And this matter of children and God's will brings me to the thing I've been pondering and questioning for some time - how should we, as Christians, view children and family planning?

I have no thought of judging others or coming up with concrete rules and stances, but I'm naturally a curious person and this topic is one I haven't yet been able to settle in my mind.

Much of what I've read on the pro let God control your family size side comes from individuals or ministries that tend to be legalistic in several other areas that I believe God gives us freedom in (although requiring much wisdom). On the other hand, arguments I've seen (from respected Christians) for the God expects us to use wisdom and purposely limit our family size side just don't satisfy me or strike me as soundly rooted in Scripture.

I haven't come to a conclusion yet - I just question Christian culture that agrees that children are a blessing and that we should trust God but somehow the sum of these truths is to decide for ourselves how many are a blessing?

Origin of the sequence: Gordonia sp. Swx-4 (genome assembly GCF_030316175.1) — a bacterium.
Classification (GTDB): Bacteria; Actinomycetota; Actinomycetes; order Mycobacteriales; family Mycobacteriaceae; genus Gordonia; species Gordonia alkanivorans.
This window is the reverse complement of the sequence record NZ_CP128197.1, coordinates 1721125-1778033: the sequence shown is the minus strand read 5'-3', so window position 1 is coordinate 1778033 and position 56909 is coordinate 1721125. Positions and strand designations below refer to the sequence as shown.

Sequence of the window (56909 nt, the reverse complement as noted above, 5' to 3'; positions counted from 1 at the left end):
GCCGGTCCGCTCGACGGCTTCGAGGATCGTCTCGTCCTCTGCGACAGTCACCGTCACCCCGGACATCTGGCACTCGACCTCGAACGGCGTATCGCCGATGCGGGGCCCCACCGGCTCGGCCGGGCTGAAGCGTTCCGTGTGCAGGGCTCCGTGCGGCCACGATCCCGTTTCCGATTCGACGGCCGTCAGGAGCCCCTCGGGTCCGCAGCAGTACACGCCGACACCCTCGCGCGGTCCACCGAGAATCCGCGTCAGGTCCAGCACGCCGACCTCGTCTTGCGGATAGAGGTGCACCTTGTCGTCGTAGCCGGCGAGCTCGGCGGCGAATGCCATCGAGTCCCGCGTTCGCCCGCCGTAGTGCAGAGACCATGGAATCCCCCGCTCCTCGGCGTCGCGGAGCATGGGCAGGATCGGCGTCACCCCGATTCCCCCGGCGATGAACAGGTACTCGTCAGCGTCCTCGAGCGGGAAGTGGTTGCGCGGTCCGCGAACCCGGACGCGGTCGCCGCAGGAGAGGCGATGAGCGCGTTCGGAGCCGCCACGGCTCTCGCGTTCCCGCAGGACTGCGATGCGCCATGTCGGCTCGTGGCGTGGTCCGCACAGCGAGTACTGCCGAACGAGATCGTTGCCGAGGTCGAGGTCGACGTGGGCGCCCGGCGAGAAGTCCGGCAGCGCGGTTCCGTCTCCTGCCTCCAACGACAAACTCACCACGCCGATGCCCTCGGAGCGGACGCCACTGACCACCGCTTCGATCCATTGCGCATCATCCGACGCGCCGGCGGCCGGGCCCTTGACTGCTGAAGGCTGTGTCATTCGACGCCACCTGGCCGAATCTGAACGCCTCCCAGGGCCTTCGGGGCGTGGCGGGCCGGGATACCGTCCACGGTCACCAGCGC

Aren't we told that God is the one who opens and closes the womb? Is the Sovereign one not to be trusted to close it if that is best? Is this idea of limiting children seen anywhere in Scripture (even implicitly)?

Again, I'm not judging those who have come to a different conclusion, only trying to wrestle this one out in my own heart.

Any thoughts and perspectives on this topic - whether you're married or have children yet or not - would be most welcome!

Jan 2, 2015

Blogging and my new year's day.

I've written one post in the last three months. One. I feel like there is so much dust to blow off around here a can of lemon pledge might not even suffice. On the other hand, while scrubbing bathrooms has never been my thing, I do find dusting therapeutic.

So, here I am. My sister-in-law was just writing about questioning her blogging - whether to continue and wondering about the value of writing even for a very limited audience. I feel the same way at times but my conclusion for now is to leave this blog up and write when I can and when inspiration hits and not worry about it other than that. There are a few of you that I enjoy connecting with on here or on your blogs and hopefully you get the same enjoyment when I do get around to posting!